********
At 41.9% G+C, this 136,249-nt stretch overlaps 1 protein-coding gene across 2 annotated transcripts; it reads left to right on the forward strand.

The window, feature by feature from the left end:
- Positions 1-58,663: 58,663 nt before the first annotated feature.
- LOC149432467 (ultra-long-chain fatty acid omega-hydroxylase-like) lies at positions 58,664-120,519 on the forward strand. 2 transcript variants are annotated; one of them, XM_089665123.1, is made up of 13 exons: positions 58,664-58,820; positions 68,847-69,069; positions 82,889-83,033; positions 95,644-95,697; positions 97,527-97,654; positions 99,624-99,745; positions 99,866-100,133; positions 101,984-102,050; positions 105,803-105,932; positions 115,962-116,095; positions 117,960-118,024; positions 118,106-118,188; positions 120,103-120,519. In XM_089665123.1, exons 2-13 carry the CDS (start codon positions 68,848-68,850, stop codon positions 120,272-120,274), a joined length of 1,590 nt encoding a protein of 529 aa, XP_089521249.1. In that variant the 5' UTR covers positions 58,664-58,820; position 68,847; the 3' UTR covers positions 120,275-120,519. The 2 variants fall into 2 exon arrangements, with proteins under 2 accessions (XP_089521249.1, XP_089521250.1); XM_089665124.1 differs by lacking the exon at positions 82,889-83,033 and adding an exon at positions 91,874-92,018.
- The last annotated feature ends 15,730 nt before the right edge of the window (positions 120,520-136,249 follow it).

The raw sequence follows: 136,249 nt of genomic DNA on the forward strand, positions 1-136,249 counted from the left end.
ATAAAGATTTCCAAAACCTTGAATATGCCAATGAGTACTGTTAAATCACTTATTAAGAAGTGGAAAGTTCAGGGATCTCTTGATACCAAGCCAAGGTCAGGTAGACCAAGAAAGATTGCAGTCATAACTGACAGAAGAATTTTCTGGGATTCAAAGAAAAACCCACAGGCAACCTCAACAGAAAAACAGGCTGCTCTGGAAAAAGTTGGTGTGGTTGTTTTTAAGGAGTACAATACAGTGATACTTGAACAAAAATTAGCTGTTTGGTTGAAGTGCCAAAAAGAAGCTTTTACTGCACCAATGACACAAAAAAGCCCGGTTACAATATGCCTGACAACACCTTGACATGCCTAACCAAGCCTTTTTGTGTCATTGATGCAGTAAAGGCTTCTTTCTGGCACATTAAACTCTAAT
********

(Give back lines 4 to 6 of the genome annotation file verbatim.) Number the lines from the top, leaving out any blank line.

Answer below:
- LOC149432467 (ultra-long-chain fatty acid omega-hydroxylase-like) lies at positions 58,664-120,519 on the forward strand. 2 transcript variants are annotated; one of them, XM_089665123.1, is made up of 13 exons: positions 58,664-58,820; positions 68,847-69,069; positions 82,889-83,033; positions 95,644-95,697; positions 97,527-97,654; positions 99,624-99,745; positions 99,866-100,133; positions 101,984-102,050; positions 105,803-105,932; positions 115,962-116,095; positions 117,960-118,024; positions 118,106-118,188; positions 120,103-120,519. In XM_089665123.1, exons 2-13 carry the CDS (start codon positions 68,848-68,850, stop codon positions 120,272-120,274), a joined length of 1,590 nt encoding a protein of 529 aa, XP_089521249.1. In that variant the 5' UTR covers positions 58,664-58,820; position 68,847; the 3' UTR covers positions 120,275-120,519. The 2 variants fall into 2 exon arrangements, with proteins under 2 accessions (XP_089521249.1, XP_089521250.1); XM_089665124.1 differs by lacking the exon at positions 82,889-83,033 and adding an exon at positions 91,874-92,018.
- The last annotated feature ends 15,730 nt before the right edge of the window (positions 120,520-136,249 follow it).

The raw sequence follows: 136,249 nt of genomic DNA on the forward strand, positions 1-136,249 counted from the left end.